Changes to Impact and Pathways to Impact: What does it mean for my proposal?
At the beginning of 2020 UK Research and Innovation announced that from 1st March applicants would no longer need to complete an Impact Summary or produce a Pathways to Impact attachment when applying for research funding. Given the emphasis that has been placed on impact by UK research councils over the past few years, this announcement is likely to have come as a surprise to many. UKRI have stipulated however that this change does not mean that impact is no longer considered important; it simply reflects a drive to increase the effectiveness and efficiency of the processes used.
WHAT IS UKRI's STANCE ON IMPACT
UKRI have maintained their stance that ‘the impact agenda is vital - UK Research and Innovation exists to fund the researchers who generate the knowledge that society needs, and the innovators who can turn this knowledge into public benefit . The reasoning given by UKRI for the implementation of these changes is that impact has become a widely recognised and core component of research proposals. The pathways to impact and impact summary components have driven a culture change such that the importance of impact is key to grant applications and thus these separate sections are no longer required.
WHAT DO THE RESEARCH COUNCILS SAY?
While there is a consensus across all research councils that impact is still vital, the councils have taken different approaches to implanting the changes and reconfiguring their application guidance notes. UKRI acknowledge this and recommend that researchers consult the specific call guidance for the council and the call to which they are applying. In practice this doesn’t change the process that should be engaged in prior to and during bid writing: it has always been essential to read, understand and repeatedly refer to the information that is provided by funders about the types of outcomes and impact that are required.
Although there are differences between the ways in which research councils have implemented the announced changes relating to pathways to impact and impact summaries, the assertion by UKRI that impact is as crucial as ever is mirrored in all councils’ updated supporting documents. Whilst the emphasis on impact is not always evident on first glance, it is clearly apparent from a more careful review of the guidance notes for both bidders and reviewers. For example, although EPSRC’s new peer review assessment criteria do not use the word ‘impact’, it is not necessary to look at the guidance particularly closely to identify that impact is a key criterion. Reviewers are asked to comment on how the research ‘contributes to, or helps maintain the health of other disciplines, contributes to addressing key UK societal challenges and/or contributes to future UK economic success and development of emerging industry(s). All of the research councils require that impact is considered, for example:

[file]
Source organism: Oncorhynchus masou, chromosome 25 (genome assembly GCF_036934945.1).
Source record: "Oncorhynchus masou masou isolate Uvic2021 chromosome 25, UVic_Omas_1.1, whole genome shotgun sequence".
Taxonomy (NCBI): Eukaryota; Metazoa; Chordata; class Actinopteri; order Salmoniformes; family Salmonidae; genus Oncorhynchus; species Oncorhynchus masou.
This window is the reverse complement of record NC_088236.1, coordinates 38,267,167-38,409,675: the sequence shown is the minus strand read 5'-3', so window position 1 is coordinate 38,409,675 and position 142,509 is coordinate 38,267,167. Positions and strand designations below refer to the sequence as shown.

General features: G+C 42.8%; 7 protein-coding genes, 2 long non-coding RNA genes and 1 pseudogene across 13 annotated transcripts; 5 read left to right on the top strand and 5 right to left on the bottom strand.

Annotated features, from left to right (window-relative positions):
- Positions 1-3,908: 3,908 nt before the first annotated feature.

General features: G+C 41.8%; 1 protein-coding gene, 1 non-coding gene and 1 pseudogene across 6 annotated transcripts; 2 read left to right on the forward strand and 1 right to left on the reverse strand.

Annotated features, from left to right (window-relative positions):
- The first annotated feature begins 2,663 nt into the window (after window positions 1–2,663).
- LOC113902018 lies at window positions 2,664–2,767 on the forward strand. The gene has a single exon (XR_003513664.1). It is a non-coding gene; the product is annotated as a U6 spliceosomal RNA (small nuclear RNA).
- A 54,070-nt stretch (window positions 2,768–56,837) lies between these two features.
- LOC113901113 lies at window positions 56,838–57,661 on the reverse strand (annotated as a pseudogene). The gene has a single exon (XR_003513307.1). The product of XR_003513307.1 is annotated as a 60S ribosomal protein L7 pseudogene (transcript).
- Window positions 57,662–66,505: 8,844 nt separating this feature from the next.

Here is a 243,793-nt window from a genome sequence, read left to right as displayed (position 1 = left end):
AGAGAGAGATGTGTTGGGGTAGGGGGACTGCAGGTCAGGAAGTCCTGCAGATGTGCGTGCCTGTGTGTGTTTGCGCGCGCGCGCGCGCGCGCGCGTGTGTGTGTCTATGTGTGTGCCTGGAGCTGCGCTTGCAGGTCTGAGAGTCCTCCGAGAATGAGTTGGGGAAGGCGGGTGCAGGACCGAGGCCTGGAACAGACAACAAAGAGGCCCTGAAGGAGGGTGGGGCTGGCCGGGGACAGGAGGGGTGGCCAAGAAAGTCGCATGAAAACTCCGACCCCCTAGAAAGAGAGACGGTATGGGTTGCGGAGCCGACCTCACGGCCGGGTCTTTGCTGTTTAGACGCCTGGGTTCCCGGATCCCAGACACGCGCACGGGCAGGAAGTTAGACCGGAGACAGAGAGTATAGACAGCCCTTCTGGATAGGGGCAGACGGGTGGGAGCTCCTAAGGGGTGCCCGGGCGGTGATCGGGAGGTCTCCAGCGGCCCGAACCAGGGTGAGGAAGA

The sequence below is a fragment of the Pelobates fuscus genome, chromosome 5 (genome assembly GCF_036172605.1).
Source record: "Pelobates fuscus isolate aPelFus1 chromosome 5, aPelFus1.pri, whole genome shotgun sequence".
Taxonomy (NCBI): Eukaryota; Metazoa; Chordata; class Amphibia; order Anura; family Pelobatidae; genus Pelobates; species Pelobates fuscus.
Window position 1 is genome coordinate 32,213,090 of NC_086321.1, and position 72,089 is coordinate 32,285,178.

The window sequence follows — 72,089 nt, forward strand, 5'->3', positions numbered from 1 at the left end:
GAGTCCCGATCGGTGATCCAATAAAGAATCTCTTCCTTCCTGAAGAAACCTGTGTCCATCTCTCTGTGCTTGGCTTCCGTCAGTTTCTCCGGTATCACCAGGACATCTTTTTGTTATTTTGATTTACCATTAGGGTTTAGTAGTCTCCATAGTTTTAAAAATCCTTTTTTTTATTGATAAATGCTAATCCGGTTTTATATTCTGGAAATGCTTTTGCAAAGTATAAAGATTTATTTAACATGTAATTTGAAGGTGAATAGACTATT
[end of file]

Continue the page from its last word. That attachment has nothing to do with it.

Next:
IMPLICATIONS FOR BID WRITING
There are no longer dedicated spaces to detail who will benefit, how they will benefit and the means by which these impacts will be realised Therefore, it is essential that impact is embedded throughout the case for support - your reviewers will be looking for evidence of it. To ensure that this is the case, impact should be an integral component of all stages of bid development. During the planning stages you should be thinking about what the desired impacts of your research are and what will be needed to maximise the chances of these impacts being achieved. Some questions to think about include:
- Who will need to be involved in the research and in what capacity?
- Whose support and buy-in will you need to ensure?
- What objectives will be needed to deliver the required outputs and what methods will be most suitable for achieving those objectives?
Theory of change can be an extremely valuable tool in mapping out these components and pathways for your project. (For further information on theory of change please see our dedicated article .)
If impact and pathways to impact is made a central component of the research planning phases, the process of integrating it into your proposal will be relatively straightforward. The context that you provide for example, will be focused on the problem that your research is designed to have an impact upon. Furthermore, the methodology that you describe will be justifiable in terms of being the most suitable to achieve impact and the stakeholders that are involved will be those that are needed to help realise the impact.
GrantCraft can provide support with all aspects of impact planning and proposal development. Contact us for further information.